Nearly half of all wine from South Africa, Australia, New Zealand, Chile and Argentina is shipped in bulk, up from around a fifth a decade before, according to a report published last year by Dutch bank Rabobank entitled ‘The Incredible Bulk. The Rise in the Global Bulk Wine Trade’.
As recently as 2009, just over 61 percent of South African wine exports were bottled domestically but that share dropped to 40 percent last year, according to industry export and promotion group Wines of South Africa (WOSA).
Bulk exports overtook bottled shipments in Australia for the first time in January 2011, industry group Wine Australia said. Major Australian producers like Jacob’s Creek are now bottling in Britain, the world’s largest wine import market.
Bevan Newton Johnson, managing director at First Cape, the largest South African wine brand in Britain, said the company mothballed its own bottling facility nearly two years ago, laying off around 40 people.
“Our products were not profitable in the overseas markets,” he said.
The South African government is concerned about the effect on employment. Close to 1,000 jobs were lost due to the shift to bulk as of the end of 2011, according to the Department of Trade and Industry, and industry representatives said the trend suggests that more cuts are coming.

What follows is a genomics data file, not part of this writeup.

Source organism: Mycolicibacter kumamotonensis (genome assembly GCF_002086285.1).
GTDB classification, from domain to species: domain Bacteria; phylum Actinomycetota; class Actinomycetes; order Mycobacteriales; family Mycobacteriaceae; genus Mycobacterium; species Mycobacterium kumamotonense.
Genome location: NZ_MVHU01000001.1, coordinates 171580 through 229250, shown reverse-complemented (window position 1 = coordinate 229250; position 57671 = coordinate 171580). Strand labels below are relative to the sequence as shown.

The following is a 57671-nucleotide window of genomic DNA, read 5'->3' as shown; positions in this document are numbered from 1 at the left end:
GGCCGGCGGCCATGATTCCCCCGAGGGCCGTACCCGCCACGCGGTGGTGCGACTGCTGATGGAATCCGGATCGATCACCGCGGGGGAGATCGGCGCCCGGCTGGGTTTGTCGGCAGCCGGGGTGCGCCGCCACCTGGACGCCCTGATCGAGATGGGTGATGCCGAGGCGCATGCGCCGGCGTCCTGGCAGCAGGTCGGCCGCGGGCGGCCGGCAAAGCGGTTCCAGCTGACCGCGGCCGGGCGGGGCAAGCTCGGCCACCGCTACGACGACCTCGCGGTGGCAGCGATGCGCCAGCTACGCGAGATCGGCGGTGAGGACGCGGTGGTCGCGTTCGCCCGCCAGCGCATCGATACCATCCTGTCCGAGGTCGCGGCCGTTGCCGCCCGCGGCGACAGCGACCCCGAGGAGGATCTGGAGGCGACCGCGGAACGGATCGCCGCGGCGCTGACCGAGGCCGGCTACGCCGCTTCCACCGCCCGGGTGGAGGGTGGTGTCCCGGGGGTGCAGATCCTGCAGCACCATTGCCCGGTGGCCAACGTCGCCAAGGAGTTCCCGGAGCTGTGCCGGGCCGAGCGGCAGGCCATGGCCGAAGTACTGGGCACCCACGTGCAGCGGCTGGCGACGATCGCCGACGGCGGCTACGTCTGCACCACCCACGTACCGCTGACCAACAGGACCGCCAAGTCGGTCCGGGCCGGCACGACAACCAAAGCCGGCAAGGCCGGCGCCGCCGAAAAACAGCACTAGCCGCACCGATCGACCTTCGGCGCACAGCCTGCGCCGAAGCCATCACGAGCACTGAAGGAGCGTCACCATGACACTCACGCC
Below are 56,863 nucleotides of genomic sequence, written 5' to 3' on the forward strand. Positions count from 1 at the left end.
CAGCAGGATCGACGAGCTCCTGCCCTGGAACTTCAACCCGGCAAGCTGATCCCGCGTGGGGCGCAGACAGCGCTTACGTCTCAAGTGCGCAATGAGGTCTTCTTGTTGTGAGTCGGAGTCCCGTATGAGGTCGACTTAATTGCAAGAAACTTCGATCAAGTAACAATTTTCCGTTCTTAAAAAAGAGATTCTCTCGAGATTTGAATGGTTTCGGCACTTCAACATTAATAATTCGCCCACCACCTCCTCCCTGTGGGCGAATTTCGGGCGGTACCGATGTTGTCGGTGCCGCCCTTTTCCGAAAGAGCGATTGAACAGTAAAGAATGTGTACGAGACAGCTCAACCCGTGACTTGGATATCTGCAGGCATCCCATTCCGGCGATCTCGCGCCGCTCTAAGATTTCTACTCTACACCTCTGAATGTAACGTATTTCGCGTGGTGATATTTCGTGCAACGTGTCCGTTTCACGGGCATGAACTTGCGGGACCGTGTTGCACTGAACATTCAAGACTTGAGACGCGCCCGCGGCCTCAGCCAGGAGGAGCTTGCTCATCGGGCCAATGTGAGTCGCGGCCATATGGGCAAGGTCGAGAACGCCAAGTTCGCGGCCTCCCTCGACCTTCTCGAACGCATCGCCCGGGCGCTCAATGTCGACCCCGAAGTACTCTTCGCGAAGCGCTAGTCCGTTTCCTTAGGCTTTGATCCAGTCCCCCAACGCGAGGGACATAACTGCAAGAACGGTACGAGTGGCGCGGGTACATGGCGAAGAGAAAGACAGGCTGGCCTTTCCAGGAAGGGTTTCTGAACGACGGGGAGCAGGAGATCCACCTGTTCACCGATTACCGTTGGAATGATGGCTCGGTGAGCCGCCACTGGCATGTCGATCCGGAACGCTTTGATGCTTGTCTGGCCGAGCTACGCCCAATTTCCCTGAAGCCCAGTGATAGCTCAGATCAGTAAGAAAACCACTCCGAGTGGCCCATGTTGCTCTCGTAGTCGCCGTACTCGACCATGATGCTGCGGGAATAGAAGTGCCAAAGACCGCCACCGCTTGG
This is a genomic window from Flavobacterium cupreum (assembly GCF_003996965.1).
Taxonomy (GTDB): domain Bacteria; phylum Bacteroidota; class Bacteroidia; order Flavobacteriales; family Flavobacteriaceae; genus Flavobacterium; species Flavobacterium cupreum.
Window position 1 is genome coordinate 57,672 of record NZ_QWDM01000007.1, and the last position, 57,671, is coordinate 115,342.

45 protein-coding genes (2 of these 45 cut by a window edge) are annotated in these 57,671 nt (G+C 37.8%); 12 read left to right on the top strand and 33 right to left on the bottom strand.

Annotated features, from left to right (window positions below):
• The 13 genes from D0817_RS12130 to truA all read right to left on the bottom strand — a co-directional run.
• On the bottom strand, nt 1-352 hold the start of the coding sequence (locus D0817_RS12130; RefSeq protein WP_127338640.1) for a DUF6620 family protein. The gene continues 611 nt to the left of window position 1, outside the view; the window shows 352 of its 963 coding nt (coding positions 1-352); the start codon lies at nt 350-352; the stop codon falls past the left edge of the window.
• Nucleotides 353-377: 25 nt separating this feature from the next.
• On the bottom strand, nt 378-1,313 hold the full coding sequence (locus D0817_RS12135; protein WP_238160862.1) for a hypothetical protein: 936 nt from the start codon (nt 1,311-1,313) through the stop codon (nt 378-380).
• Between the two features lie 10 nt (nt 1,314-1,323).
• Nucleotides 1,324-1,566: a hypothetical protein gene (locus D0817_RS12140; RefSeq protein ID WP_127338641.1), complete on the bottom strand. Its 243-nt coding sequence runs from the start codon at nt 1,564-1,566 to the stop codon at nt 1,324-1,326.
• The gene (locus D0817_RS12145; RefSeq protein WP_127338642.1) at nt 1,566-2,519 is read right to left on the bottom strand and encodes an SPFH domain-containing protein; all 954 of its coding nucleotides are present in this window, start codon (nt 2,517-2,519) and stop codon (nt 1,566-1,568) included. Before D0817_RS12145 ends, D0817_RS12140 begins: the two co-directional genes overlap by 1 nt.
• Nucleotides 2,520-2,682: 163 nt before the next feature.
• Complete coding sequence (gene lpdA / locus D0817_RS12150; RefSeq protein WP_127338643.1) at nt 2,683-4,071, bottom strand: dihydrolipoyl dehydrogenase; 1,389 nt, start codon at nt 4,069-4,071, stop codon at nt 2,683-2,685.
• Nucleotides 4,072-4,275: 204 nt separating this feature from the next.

In South Africa, where the unemployment rate has remained at 25 percent for years, that has a multiplier effect – the country has one of the highest “dependency ratios” in the world at an average of three non-working people supported by every worker, according to a January 2013 report by the South African Institute of Race Relations.
Two bottling plants in Stellenbosch have closed since 2010. Consol Glass, South Africa’s biggest glass manufacturer, is preparing to cut production this year because of the sharp fall in demand for wine bottles. Its wine sector business, which accounts for a quarter of revenues, has declined by more than 20 percent over the last three years.
Rostberg, located on the Rust en Vrede wine estate which produced the wine served at former President Nelson Mandela’s Nobel Peace Prize dinner, had to shut down one bottling line in 2010, and was forced to lay off 35 staff, half its workforce.
“The only way we can create more jobs is if we could bottle our wine locally,” said Leo Burger, Rostberg’s managing director.
The government has threatened to retaliate against the UK, the world’s biggest market for imported wine, by importing bulk whisky from Britain for bottling in South Africa.
“The big winners in this trend are the bottlers who operate in the UK and the EU,” said Stephen Hanival, director of agro-processing at the Department of Trade and Industry. “Jobs and capacity have been lost in developing countries like South Africa.”